Over at Hazlitt, Lesley Buxton’s moving essay on marriage, grief, and understanding will hit you square in the heart. Here’s an essay for The Millions by Lydia Yuknavitch on art and loss that is similarly heavy and no less wonderful.
If you read Lydia Kiesling’s recent piece about Granta’s Young British Novelists and thought to yourself, “That John Freeman guy sounds like a grand ol’ chap, but I think I could do his job better,” then I have two things to say: 1) That’s kind of a rude thing to think to yourself. And 2) You’re in luck, I guess, because he’s in need of a replacement.
“Set in the 2020s and 2030s in a collapsing and crashed America, the Parables books have always seemed incredibly and disturbingly prescient—and in the wake of November 8, 2016 they now seem downright spooky, the actual and accurate history of the future.” How Octavia Butler predicted the present. See also: our consideration of Butler’s novel Kindred.
MacArthur Genius™ Deborah Eisenberg, whom we’ve often celebrated here, publishes her 1,000-page Collected Stories this month – we ardently commend it to your attention. If you’ve read ’em all already, get your Eisenberg fix at the NYRB, where she reviews Dezsõ Kosztolányi‘s “quiet, shattering, perfect” novel Skylark.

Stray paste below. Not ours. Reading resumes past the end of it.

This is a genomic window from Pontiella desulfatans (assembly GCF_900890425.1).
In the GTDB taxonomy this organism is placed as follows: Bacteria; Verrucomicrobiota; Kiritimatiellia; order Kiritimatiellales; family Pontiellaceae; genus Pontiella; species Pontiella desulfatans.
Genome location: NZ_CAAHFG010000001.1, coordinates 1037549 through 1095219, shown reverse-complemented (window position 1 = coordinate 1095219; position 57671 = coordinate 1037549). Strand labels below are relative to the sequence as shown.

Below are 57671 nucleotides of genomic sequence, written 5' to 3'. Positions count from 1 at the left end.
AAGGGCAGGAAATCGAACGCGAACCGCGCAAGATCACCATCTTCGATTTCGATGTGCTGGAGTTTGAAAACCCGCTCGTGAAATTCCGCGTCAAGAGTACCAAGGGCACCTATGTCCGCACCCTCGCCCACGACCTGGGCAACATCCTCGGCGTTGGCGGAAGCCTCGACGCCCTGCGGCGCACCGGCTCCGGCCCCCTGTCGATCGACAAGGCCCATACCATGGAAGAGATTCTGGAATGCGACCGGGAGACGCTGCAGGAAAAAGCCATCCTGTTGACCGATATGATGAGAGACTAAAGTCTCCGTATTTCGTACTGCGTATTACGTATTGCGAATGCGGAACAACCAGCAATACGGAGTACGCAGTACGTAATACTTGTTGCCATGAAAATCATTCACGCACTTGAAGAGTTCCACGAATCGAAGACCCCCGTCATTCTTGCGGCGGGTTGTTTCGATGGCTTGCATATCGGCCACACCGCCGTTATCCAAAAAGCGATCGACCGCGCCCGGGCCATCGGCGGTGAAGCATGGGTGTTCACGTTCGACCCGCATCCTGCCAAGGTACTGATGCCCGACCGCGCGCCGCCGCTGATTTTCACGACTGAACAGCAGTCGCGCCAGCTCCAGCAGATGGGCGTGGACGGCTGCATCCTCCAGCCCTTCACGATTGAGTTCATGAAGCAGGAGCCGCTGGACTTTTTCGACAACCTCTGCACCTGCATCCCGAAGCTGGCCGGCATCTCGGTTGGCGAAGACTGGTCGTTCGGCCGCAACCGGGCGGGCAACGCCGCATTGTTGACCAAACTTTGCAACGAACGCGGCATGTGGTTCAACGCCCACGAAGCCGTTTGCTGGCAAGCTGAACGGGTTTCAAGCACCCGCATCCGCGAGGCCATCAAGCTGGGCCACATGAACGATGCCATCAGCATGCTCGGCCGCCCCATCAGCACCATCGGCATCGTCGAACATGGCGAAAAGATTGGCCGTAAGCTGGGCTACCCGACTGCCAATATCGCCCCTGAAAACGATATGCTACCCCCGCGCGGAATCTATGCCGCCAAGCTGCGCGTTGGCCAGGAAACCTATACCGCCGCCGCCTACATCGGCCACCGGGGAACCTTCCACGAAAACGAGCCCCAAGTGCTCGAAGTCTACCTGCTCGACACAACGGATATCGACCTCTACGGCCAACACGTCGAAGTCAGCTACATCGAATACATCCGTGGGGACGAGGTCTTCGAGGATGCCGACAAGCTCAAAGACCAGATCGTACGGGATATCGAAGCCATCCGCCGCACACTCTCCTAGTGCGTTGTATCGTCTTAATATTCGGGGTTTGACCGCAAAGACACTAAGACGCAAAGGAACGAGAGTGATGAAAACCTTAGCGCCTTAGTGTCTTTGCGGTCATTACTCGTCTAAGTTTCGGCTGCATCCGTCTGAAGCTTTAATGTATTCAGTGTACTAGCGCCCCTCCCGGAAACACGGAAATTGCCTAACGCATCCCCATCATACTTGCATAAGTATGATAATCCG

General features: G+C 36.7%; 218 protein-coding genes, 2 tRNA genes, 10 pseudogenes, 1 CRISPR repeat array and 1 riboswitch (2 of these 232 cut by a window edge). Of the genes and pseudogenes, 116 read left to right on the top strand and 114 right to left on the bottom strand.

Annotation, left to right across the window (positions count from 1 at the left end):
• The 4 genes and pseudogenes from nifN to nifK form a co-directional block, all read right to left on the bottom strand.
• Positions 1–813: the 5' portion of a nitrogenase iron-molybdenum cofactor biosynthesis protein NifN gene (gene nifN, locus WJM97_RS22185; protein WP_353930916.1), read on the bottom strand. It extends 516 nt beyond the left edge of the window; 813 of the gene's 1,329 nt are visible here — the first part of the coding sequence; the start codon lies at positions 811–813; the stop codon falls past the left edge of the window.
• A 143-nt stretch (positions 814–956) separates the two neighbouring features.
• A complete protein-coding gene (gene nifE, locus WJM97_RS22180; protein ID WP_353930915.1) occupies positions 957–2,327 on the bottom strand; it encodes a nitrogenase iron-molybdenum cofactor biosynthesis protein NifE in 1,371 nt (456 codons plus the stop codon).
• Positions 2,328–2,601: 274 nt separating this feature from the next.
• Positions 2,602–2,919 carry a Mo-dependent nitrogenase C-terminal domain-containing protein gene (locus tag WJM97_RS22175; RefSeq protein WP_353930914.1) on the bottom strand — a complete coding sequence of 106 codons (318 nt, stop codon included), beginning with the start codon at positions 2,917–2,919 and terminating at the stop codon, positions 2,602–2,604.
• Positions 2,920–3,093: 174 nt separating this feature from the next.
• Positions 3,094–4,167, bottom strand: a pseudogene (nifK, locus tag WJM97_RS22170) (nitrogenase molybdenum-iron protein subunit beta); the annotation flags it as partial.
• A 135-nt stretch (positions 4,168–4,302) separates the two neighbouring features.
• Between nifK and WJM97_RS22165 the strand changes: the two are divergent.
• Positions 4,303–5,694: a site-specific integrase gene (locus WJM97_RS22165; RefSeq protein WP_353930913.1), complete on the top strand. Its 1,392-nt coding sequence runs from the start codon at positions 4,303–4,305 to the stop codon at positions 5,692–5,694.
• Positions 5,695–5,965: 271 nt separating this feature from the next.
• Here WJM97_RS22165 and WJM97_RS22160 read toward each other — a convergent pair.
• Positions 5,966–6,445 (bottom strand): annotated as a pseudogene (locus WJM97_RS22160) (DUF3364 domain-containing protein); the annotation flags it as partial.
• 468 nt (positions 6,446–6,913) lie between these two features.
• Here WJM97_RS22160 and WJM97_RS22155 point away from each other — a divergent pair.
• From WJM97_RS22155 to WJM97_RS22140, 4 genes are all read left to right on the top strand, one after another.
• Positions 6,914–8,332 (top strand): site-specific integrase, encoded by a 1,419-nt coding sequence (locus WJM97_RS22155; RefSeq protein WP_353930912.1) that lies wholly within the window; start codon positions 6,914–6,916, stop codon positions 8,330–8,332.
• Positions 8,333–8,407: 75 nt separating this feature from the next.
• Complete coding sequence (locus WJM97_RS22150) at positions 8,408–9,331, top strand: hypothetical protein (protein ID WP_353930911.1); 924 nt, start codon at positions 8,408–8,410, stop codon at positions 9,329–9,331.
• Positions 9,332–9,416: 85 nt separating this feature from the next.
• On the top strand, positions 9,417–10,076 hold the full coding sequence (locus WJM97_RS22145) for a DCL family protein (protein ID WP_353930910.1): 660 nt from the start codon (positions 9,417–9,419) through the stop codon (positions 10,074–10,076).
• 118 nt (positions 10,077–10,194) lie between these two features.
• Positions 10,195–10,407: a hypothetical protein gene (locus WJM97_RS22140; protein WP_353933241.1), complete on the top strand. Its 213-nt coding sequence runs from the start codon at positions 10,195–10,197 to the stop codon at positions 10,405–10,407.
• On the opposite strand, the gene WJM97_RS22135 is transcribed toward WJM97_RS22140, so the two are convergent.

“As I read her words, I experienced a feeling previously unknown to me: recognition. I had always turned to books for pleasure, as portals to other places. Reading The Woman Warrior, for the first time I saw myself on every page and in every word.” For Catapult, Alexis Cheung writes about representation, being an Asian-American writer, and reading and interviewing Maxine Hong Kingston. From our archives: Kingston’s work was featured in Alexander Chee‘s 2015 Year in Reading.
In a piece for Aeon, D. Watkins – who previously blew onto the scene with his Salon essay, “Too Poor for Pop Culture” – looks into “the two Baltimores” he has known. Tracing the city’s history back to the Civil War, he defines the city as “a place split on ideologies because it’s too south to be north and too north to be south.”